What do you get if you combine the cosmic djent hookiness of TesseracT, mid-70s King Crimson, Vola, and Karnivool with the quirky lyricism and vocal characteristics of Björk? Well, you’d probably get something a lot like Swedish progressive stoner/doom/folk/psychedelic rock band Gaupa (Lynx). Led by frontwoman Emma Näslund, the quintet proved to be one of the country’s most exciting newcomers with their 2020 debut LP, Feberdröm (Fever Dream). Now, they’ve returned with an arguably more enticing and daring full-length sophomore sequence: Myriad. Delightfully hypnotic and mysterious, it further solidifies the group as an artfully aggressive project that no metal fan should miss.
Since forming a few years ago, Gaupa have earned plenty of acclaim and exciting opportunities. For instance, they played at Scandinavia’s biggest rock festival, Sweden Rock, in 2018. Plus, they signed with Nuclear Blast Records—home of As I Lay Dying, Symphony X, Testament, and In Flames, among many other major acts—in 2021. At the time, Jens Prüter (the head of A&R at Nuclear Blast Records Europe) remarked that the group “tear[s] down boundaries between genres – just for the sake of art.” Indeed, Myriad shuffles through styles with commendable deftness and boldness, but it never seems incoherent. On the contrary, it paints Gaupa as a highly focused yet adventurous ensemble with equal amounts of conventional and experimental appeal.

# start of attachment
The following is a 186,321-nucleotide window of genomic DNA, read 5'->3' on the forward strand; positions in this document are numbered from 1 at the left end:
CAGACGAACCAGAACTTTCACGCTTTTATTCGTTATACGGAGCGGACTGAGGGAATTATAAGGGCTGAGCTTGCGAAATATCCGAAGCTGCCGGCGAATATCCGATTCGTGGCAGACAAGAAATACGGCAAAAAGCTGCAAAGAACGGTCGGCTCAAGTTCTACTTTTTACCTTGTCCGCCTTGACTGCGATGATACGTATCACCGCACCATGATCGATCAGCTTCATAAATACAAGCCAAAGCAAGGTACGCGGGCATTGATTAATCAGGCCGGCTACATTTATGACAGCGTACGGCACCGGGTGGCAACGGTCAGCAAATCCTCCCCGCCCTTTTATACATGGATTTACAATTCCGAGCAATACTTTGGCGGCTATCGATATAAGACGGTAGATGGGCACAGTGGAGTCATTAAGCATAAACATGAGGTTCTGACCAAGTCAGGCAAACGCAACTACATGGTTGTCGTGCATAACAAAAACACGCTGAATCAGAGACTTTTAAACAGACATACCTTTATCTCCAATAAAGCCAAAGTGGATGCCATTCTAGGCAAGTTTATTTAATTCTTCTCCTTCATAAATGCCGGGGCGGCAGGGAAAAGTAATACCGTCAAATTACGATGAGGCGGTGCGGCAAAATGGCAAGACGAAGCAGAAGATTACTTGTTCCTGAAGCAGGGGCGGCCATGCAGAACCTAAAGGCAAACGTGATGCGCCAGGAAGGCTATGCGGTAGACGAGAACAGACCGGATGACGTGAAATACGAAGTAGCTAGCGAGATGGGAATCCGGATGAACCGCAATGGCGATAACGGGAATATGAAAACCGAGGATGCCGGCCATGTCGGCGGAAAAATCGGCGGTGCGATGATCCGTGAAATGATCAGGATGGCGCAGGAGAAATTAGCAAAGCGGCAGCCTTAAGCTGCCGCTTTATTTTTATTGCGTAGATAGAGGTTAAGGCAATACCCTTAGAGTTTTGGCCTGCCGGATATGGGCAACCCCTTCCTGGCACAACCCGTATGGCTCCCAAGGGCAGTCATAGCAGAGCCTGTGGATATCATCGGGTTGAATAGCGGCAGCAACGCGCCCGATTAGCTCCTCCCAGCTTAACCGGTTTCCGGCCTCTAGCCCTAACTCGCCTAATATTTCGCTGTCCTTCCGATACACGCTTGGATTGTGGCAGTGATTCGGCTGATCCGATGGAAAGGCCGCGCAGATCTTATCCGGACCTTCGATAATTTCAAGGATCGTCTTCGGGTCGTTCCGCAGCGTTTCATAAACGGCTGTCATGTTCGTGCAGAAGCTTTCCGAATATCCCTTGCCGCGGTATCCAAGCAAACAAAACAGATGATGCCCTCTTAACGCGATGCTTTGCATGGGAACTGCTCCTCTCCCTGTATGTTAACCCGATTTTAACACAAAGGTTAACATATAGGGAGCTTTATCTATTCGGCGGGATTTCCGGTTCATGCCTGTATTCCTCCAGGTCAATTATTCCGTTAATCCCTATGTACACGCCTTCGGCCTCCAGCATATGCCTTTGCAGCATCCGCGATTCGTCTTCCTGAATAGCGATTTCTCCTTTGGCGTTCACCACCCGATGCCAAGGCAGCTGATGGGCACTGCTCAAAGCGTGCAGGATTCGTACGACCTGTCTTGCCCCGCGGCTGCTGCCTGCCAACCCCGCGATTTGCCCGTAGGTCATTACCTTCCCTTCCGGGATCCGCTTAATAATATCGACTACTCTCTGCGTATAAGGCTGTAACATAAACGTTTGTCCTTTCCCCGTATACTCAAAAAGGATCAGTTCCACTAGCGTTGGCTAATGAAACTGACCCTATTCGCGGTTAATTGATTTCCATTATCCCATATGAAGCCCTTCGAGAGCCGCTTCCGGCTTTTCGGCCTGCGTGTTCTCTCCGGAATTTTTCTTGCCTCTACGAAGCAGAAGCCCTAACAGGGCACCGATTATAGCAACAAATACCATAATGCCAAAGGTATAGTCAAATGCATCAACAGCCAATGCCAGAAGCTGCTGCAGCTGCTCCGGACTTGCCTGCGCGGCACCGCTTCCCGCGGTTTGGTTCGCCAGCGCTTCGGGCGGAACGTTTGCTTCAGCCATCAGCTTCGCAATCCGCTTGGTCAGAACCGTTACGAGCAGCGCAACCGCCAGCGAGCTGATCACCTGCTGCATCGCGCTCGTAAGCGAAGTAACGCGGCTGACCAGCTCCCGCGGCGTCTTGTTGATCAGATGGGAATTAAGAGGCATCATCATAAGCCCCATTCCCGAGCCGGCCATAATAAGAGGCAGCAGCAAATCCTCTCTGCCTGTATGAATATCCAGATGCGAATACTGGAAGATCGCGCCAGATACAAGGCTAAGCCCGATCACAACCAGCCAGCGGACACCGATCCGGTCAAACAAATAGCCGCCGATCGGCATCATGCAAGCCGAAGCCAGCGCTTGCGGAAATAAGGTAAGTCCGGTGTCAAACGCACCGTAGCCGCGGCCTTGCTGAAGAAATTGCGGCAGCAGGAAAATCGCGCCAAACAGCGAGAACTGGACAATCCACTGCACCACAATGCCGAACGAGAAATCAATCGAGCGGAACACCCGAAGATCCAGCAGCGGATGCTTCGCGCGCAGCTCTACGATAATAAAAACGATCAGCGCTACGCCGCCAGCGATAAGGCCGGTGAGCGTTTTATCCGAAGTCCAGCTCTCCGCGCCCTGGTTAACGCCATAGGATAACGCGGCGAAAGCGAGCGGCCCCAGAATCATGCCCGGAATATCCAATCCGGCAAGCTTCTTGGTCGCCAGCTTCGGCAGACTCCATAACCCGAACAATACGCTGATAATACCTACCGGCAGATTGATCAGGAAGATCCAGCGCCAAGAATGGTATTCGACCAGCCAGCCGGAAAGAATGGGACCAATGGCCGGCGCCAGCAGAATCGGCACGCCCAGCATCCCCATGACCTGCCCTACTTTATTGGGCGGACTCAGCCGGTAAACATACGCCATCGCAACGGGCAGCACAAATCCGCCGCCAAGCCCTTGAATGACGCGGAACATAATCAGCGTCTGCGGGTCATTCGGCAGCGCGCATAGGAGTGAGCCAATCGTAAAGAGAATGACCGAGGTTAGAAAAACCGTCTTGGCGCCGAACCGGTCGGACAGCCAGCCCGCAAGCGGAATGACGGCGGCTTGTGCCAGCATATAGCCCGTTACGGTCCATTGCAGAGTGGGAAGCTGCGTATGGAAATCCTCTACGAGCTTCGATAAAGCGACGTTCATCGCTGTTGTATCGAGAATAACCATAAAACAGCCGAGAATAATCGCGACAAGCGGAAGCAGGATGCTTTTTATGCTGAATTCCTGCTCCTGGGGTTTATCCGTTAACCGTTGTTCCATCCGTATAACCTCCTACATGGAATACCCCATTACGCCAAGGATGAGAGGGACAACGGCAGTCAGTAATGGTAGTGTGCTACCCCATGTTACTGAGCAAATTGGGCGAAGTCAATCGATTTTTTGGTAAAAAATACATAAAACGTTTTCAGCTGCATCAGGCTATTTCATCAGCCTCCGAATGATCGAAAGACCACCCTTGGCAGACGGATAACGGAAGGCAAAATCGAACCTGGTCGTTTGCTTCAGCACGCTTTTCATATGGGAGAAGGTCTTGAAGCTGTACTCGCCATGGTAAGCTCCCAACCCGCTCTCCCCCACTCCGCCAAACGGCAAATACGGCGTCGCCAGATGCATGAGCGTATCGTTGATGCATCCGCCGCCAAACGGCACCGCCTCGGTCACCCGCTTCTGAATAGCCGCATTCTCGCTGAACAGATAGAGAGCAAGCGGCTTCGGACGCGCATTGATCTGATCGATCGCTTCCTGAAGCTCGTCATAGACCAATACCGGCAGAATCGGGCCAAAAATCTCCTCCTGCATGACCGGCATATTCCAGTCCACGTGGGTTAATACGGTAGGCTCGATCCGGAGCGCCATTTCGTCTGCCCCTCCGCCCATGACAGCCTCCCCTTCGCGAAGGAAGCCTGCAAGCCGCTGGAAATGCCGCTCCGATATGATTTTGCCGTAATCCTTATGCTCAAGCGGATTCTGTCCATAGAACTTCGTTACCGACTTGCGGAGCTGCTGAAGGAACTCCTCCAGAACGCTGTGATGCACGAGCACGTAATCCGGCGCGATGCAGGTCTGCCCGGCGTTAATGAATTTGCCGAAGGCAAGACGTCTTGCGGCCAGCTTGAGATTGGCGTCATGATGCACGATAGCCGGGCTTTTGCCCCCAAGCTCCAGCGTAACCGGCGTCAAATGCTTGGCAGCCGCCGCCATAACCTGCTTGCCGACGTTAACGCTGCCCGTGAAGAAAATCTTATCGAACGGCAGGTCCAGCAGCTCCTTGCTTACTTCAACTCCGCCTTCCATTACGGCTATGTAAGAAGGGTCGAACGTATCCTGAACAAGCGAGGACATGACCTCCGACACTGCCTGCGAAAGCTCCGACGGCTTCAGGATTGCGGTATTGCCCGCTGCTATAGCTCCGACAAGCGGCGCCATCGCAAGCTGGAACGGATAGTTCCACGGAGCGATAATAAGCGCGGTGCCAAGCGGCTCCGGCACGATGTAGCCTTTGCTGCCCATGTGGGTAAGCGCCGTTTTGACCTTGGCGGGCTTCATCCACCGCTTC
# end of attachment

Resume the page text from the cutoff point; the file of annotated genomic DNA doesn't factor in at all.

Opener “Exoskeleton” firmly establishes Gaupa’s musical playground via its hodgepodge of sludgy guitar riffs, quick rhythms, and soulful singing. Eventually, more feisty guitar licks and percussive shake-ups evoke Queens of the Stone Age and Porcupine Tree (circa Fear of a Blank Planet, in particular); all the while, Näslund’s bewitching melodies and saintly backing harmonies can’t help but captivate. In total, then, the track is a really intriguing synthesis of accessible foundations and avant-garde theatrics, and it perfectly sets up the rest of the record.
On that note, follow-up “Diametrical Enchantress” aims a bit more toward grunge and Southern rock, to the point that its chorus must be an [un]intentional homage to Nirvana’s “Heart-Shaped Box.” Later, “Ra,” “Mammon,” and “My Sister is a Very Angry Man” tap into the same sort of sleek aggression, with the latter’s explosive ending jam highlighting the skills and chemistry of drummer Jimmy Hurtig, bassist Erik Sävström, and guitarists David Rosberg and Daniel Nygren.
Myriad is a terrific record from beginning to end. By fusing several considerably different approaches, the album—like Feberdröm before it—tastes like a wonderfully eclectic stew. It’s often simultaneously antagonistic, poetic, and unpredictable, with enough fully realized deviations to ensure that none of it gets stale. Best of all, it’s slightly playful, too, so it demonstrates humility beneath the band’s unquestionable songwriting and compositional skills. With any luck, Myriad will finally push Gaupa further into the prog metal limelight.